“It was mildly terrifying,” Zhou added.

Read the full profile

Watch VOIR on Netflix

VOIR: Trailer and Poster

From executive producers David Fincher and David Prior.

A Netflix documentary series.

As told by
Walter Chaw, Drew McWeeny, Taylor Ramos, Sasha Stone, and Tony Zhou.

Take a closer look at the stories that captured our imaginations.

VOIR

Only on Netflix. December 6, 2021.

Director David Prior Talks ‘The Empty Man,’ ‘Voir’ & Netflix Becoming “Custodians To The Cinematic Experience”

Andrew Bundy
November 5, 2021
The Playlist

There’s a specificity of intention to David Prior’s “The Empty Man” that eludes most studio horror projects. Inspired by the Boom Studios! comic (created by writer Cullen Bunn and artist Vanessa del Rey), Prior’s debut could have been a success story were the movie released under different circumstances. Inherited by Disney following the Fox merger, and dumped into theaters mid-pandemic, “The Empty Man” certainly wasn’t given the A24 Ari Aster treatment, which is a shame, as Prior’s film would make an outstanding, grief-tinged double feature with “Midsommar” or “Hereditary,” though its shape is far more chimerically hypnotic. 

Laying somewhere in the cosmic ether between David Fincher’s serial killer films, “Se7en” and “Zodiac,” Prior’s sepulchral vision slithers like a paranormal odyssey in the guise of a J-horror procedural a la Kiyoshi Kurasawa’s “Cure,” veteran character actor James Badge Dale aiding in making detective work look effortless through a mesmerizing lead performance. “We go looking for things we have lost… More than that, there is no such thing as loss,” a mysterious cult leader, played by Stephen Root, preaches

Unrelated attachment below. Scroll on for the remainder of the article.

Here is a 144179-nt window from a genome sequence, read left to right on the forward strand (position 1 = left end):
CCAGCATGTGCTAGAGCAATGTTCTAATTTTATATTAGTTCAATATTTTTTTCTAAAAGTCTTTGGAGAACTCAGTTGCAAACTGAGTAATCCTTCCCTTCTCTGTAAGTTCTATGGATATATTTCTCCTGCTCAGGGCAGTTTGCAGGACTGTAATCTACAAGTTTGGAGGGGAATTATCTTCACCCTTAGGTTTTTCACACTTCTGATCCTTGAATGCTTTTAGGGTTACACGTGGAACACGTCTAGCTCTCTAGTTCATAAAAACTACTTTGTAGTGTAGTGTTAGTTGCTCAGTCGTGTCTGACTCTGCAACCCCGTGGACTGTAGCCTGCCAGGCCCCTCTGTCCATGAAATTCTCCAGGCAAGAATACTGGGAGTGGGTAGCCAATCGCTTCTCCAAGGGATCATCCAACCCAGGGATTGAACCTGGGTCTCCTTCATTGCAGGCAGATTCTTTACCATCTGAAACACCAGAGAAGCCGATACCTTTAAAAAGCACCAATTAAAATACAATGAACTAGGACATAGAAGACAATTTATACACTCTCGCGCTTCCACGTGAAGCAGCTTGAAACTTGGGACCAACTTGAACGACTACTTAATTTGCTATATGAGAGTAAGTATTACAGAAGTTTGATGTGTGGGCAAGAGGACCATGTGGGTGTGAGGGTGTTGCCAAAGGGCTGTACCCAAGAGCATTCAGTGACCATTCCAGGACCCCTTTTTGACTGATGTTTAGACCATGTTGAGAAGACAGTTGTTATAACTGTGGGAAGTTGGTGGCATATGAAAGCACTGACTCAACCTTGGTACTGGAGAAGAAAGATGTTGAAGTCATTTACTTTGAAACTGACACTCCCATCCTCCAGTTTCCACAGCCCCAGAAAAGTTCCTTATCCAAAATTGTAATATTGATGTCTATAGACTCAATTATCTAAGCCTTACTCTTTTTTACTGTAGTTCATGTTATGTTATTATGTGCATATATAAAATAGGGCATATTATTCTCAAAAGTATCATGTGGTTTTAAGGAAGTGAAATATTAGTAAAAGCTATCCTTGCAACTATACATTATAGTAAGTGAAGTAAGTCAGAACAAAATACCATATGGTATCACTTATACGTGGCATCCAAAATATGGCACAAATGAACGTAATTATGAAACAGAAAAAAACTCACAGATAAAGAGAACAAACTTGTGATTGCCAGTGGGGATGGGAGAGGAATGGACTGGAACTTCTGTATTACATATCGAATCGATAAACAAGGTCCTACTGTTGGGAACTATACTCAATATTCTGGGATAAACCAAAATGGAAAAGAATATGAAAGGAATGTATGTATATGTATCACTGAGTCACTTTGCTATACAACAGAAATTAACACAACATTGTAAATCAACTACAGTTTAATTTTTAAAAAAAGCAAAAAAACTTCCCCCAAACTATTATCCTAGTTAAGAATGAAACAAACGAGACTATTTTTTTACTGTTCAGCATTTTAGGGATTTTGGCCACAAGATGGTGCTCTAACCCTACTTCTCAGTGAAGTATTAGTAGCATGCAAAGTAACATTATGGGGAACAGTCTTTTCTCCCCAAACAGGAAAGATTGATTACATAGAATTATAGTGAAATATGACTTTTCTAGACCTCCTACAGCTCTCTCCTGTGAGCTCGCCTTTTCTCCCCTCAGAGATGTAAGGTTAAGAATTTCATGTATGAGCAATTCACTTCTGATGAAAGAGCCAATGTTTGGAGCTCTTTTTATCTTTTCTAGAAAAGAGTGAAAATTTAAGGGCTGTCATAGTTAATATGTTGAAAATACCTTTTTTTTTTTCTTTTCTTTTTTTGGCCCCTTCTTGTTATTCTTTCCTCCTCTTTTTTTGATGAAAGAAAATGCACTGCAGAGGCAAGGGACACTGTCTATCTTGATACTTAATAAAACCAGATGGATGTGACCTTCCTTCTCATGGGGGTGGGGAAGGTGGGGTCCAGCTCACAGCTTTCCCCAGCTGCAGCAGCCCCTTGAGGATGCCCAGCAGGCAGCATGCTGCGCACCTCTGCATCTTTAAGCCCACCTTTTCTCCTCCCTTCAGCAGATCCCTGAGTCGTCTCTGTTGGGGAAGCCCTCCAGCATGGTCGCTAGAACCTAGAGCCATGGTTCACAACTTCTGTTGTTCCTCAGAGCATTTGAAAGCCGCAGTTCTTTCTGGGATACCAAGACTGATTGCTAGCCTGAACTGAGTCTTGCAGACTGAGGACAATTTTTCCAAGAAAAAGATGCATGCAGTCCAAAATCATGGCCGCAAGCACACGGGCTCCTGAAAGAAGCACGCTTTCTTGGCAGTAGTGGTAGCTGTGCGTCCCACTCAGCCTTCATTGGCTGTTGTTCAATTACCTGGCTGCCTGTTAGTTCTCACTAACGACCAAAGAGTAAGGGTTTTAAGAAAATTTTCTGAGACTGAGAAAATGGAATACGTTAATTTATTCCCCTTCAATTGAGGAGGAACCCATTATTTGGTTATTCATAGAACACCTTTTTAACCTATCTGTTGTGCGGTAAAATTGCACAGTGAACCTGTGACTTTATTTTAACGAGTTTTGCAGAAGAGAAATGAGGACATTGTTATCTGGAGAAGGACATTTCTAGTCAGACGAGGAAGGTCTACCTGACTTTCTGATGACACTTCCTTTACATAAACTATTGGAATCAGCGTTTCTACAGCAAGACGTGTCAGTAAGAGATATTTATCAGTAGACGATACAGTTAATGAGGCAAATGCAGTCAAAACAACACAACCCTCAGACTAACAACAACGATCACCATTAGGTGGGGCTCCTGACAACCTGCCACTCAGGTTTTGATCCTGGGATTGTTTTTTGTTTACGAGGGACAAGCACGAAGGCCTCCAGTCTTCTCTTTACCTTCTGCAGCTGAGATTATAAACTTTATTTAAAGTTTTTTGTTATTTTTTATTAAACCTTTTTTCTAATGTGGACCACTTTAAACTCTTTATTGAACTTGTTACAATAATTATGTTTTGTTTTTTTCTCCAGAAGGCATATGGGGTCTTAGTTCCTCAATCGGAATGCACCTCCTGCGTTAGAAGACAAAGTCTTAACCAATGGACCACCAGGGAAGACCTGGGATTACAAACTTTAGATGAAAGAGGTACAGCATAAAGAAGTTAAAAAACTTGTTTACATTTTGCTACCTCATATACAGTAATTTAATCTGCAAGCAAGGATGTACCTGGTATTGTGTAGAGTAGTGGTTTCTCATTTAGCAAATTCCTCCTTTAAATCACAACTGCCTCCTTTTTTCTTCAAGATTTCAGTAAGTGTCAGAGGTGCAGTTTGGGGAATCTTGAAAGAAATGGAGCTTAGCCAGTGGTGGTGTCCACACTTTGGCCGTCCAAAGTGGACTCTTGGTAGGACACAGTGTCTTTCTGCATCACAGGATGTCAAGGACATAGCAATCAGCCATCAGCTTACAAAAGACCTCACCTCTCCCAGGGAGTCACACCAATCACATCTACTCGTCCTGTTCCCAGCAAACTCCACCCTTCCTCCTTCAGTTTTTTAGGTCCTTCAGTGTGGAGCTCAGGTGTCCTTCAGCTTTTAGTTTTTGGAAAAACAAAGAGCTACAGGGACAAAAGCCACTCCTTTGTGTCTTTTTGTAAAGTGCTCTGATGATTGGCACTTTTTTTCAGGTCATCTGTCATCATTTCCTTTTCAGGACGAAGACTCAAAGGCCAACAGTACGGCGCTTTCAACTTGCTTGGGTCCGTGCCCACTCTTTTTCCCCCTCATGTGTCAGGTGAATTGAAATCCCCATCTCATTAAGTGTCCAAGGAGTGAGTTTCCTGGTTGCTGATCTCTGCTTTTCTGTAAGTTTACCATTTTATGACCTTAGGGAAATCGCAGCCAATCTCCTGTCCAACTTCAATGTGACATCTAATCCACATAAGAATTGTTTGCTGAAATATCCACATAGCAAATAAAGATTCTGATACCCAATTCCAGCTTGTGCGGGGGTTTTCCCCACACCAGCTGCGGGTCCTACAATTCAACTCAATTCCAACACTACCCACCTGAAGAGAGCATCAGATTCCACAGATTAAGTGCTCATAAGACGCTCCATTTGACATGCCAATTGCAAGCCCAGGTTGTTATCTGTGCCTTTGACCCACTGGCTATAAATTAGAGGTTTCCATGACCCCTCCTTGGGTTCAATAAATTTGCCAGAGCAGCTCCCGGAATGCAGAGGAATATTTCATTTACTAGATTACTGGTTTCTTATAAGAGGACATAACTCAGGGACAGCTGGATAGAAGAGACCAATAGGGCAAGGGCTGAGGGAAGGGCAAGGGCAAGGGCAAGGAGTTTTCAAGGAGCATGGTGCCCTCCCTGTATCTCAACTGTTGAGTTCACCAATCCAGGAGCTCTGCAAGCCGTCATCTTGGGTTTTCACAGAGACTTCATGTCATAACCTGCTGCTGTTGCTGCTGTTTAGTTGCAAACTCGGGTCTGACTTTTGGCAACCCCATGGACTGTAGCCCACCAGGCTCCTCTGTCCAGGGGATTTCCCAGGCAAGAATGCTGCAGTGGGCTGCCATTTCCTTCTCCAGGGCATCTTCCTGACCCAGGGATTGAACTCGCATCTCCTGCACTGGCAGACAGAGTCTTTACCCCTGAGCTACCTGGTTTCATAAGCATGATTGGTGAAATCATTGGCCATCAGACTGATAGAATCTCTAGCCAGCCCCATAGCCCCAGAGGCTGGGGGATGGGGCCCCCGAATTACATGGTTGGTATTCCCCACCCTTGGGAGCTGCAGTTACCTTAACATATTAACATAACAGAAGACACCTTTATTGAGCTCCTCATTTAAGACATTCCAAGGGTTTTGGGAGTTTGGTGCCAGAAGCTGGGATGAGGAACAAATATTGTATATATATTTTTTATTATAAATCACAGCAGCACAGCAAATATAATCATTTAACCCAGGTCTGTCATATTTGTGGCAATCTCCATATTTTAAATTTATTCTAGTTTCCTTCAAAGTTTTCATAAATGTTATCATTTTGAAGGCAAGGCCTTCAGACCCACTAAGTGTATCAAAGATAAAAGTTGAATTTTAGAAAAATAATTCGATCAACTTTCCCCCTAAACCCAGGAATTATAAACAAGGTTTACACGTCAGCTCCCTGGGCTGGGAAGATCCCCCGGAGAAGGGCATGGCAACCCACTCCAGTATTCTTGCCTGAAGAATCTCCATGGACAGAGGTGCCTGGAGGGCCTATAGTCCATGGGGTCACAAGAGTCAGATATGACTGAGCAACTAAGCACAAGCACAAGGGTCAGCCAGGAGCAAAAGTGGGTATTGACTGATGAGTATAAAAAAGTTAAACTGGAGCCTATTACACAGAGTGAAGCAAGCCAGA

Audiences missed out on “The Empty Man,” but it’s deservedly found a devoted following. “If the price of making the movie I wanted to make meant getting abandoned by the studio and left to be picked up by passionate people who saw it on their own, that’s not a bad outcome.” Prior told us, “At least it’s the movie I wanted to make. It wasn’t some highly compromised, shortened, messed up version of that probably would have gotten more support from the studio but it would have vanished from everybody’s mind as soon as they saw it.”

Prior was later approached by David Fincher (for whom he used to direct documentaries) about a new film appreciation series, titled “Voir.” Scheduled to debut at AFI Fest this month, Netflix’s video essay project spotlights “passionate voices that love movies… highlighting the elements that get people excited about cinema.”

In a time when streaming services threaten to swallow up the theatrical experience, “Voir” is an essential look back at what makes film uniquely hypnotic. “Movies cornered the cultural conversation throughout the 20th century.” Prior told us. “It was the art form of the 20th century… [movies] don’t hold the same place in cultural thinking they used to and there’s a lot that’s important being lost.”